Group Therapy Rocks

Aug 262004
Authors: Sara Bahnson

Group therapy can help people from all walks of life.

“If group therapy can help hard-core rockers have better

relationships, it can help you,” said Danielle Oakley, a

psychologist and the group therapy coordinator at the University

Counseling Center.

The heavy-metal band Metallica recently released a film,

“Metallica: Some Kind of Monster,” which documents the group

therapy sessions that kept the band together by preserving

relationships between group members.

The University Counseling Center, room C-36 in the Clark

Building, offers a variety of group therapy sessions that are free

to all CSU students.

“Unfortunately there is a stigma with therapy in general and we

are trying hard to overcome it,” Oakley said, citing the group

therapy offered at the counseling center that attempts to provide a

less intimidating approach to self-improvement.

“People will come to group (therapy) and they’ll hear that other

people have the same kinds of problems that they’re dealing with,”

she said.

There are three kinds of therapy groups available to


Interpersonal process groups are the most common at the

counseling center and provide the best practice for being in the

real world, Oakley said. Participants can share their experiences

about everything from depression and homesickness to test anxiety

and struggles with grades.

Theme groups delve into specific issues such as substance abuse

and eating disorders.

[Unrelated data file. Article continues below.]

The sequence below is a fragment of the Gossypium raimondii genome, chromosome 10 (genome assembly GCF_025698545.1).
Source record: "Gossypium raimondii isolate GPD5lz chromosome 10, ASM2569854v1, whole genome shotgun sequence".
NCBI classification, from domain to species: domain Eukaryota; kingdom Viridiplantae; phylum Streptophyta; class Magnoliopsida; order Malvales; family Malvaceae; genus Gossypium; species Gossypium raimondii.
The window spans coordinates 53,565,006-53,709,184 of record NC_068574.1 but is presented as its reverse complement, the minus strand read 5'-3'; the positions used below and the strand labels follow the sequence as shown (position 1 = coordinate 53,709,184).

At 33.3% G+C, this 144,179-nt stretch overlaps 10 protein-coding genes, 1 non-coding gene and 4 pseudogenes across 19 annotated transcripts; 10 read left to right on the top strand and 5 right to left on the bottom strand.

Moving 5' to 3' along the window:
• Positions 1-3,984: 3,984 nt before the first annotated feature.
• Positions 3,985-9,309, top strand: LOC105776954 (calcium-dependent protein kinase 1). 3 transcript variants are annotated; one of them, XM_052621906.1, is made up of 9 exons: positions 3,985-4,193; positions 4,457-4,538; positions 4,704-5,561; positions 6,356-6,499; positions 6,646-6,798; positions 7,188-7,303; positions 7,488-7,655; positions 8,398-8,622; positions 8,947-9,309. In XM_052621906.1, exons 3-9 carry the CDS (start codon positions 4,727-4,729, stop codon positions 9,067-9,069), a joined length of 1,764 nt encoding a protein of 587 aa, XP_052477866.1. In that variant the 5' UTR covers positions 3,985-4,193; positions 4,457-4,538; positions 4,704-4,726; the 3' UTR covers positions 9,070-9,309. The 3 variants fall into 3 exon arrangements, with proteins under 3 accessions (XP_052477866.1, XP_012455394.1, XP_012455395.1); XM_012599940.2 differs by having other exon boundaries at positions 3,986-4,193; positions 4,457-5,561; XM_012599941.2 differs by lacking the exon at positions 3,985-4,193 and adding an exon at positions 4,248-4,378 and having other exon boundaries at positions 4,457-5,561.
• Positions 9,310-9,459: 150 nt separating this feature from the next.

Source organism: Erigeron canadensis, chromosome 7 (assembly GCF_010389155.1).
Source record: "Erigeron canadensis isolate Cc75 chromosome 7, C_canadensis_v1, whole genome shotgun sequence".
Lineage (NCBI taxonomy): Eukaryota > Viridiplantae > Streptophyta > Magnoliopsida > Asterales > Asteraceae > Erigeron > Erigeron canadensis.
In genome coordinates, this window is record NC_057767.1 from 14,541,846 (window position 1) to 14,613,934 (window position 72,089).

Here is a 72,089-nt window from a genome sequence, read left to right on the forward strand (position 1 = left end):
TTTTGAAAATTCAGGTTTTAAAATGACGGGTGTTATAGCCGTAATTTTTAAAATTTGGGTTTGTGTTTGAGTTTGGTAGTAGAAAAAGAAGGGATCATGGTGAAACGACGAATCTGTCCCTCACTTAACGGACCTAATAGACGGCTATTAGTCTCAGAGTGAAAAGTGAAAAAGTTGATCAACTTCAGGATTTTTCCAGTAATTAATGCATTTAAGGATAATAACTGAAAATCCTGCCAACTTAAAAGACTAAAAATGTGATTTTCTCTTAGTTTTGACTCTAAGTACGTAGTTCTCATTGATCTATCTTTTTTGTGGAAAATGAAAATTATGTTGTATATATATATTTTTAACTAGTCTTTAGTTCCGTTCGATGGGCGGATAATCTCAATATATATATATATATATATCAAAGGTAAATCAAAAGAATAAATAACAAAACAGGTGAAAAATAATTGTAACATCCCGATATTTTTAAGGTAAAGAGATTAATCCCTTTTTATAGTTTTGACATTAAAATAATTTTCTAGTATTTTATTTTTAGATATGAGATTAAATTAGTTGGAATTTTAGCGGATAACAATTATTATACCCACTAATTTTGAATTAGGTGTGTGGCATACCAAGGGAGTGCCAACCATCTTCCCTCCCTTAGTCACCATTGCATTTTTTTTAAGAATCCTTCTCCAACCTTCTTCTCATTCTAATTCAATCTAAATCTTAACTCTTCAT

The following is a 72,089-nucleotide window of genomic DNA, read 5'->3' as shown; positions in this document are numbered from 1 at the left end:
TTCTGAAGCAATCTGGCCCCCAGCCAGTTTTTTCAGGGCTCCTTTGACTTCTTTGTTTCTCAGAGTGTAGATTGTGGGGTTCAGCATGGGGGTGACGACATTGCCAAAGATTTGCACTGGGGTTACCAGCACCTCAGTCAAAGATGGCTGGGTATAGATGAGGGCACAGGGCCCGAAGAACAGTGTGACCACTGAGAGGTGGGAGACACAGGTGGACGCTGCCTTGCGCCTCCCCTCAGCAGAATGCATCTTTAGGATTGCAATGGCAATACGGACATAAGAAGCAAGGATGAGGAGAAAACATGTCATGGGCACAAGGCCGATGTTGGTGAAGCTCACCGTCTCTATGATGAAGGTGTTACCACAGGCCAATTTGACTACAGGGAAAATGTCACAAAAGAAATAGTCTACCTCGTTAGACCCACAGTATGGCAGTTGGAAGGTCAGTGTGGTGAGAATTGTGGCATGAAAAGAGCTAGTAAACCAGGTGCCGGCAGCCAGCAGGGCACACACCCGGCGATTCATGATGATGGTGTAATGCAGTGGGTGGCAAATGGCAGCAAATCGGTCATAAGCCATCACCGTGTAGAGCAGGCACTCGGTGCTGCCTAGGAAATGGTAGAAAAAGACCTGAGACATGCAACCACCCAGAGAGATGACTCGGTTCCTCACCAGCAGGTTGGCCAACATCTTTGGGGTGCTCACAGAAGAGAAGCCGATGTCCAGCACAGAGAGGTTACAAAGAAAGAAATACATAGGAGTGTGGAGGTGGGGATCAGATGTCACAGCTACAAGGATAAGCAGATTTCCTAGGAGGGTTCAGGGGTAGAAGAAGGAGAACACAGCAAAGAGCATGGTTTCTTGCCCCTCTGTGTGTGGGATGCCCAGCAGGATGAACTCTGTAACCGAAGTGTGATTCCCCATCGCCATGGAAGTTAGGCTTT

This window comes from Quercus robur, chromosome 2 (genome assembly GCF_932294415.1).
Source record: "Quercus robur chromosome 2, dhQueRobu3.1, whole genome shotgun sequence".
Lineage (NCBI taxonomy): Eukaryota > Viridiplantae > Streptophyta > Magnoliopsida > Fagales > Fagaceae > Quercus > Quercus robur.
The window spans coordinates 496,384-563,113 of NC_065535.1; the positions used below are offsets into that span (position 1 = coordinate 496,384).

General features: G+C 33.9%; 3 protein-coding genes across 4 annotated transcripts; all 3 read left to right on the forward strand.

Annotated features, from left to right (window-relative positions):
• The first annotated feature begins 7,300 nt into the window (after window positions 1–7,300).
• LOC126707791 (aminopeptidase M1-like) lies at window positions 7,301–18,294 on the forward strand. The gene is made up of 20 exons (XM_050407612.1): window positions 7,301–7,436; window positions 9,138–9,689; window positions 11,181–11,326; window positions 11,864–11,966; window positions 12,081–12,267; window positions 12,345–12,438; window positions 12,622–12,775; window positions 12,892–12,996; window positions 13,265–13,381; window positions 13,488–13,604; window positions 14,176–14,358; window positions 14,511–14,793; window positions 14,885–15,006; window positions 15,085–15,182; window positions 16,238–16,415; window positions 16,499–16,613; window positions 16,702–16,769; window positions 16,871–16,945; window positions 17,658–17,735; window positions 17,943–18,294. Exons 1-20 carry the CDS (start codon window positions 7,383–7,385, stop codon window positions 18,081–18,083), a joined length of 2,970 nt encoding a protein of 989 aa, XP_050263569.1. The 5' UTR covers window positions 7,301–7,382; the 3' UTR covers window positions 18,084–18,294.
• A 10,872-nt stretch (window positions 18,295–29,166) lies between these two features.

After experiencing the demands of moving into a new environment

and beginning a life away from home, Anna Matschke, a sophomore

political science major, can see the positive aspects of group


“The pressures that come with being a new student would have

been a lot more bearable with the option of group therapy,”

Matschke said.

Psychoeducational groups are offered for students looking for

education, knowledge and coping skills in certain areas. The

Women’s Relationship Practice Group is the psychoeducational group

offered this semester. This group will discuss how women can

develop relational empowerment, awareness and intelligence.

Each group includes six to eight people and two therapists. In

general, each group “offers a chance for people to get feedback and

support from their peers,” Oakley said.

Group therapy can be more beneficial than individual because it

mimics the real world.

“We live in groups: family, classmates, friends, and group

therapy is a practice ground to be more comfortable with people and

have better relationships,” said Patricia Vigil, a psychologist at

the counseling center.

The sessions are also an opportunity to actually practice the

learned therapy skills in a safe environment, as confidentiality is

essential to the group therapy sessions.

“In the state of Colorado, revealing any identifying information

about another group member is against the law,” Oakley said.

Student interested in participating in group therapy must fill

out a free assessment, which will allow the counseling center to

make a referral to an appropriate group. Students will have access

to a 24-hour pager system, five free individual, couple or family

counseling sessions, and unlimited group therapy.

“If you went out in the community to get therapy, it’s about

$100 an hour,” Oakley said.

Group therapy sessions meet at specific times each week and

schedules are available at the counseling center.

“You don’t have to come (to group therapy) in crisis,” Vigil

said. “You can use it to enhance your life.”

While other types of therapy are available at the counseling

center, Oakley said group therapy is universal.

“There are very few cases where people wouldn’t benefit from

group therapy,” Oakley said.


If you are interested in the group therapy offered at the

University Counseling Center, contact for more information:

Main Office: 491-6053

Group Therapy Coordinator, Danielle Oakley: 491-7850

Office Hours:

Monday-Thursday 8 a.m. to 6 p.m.

Friday 8 a.m. to 5 p.m.

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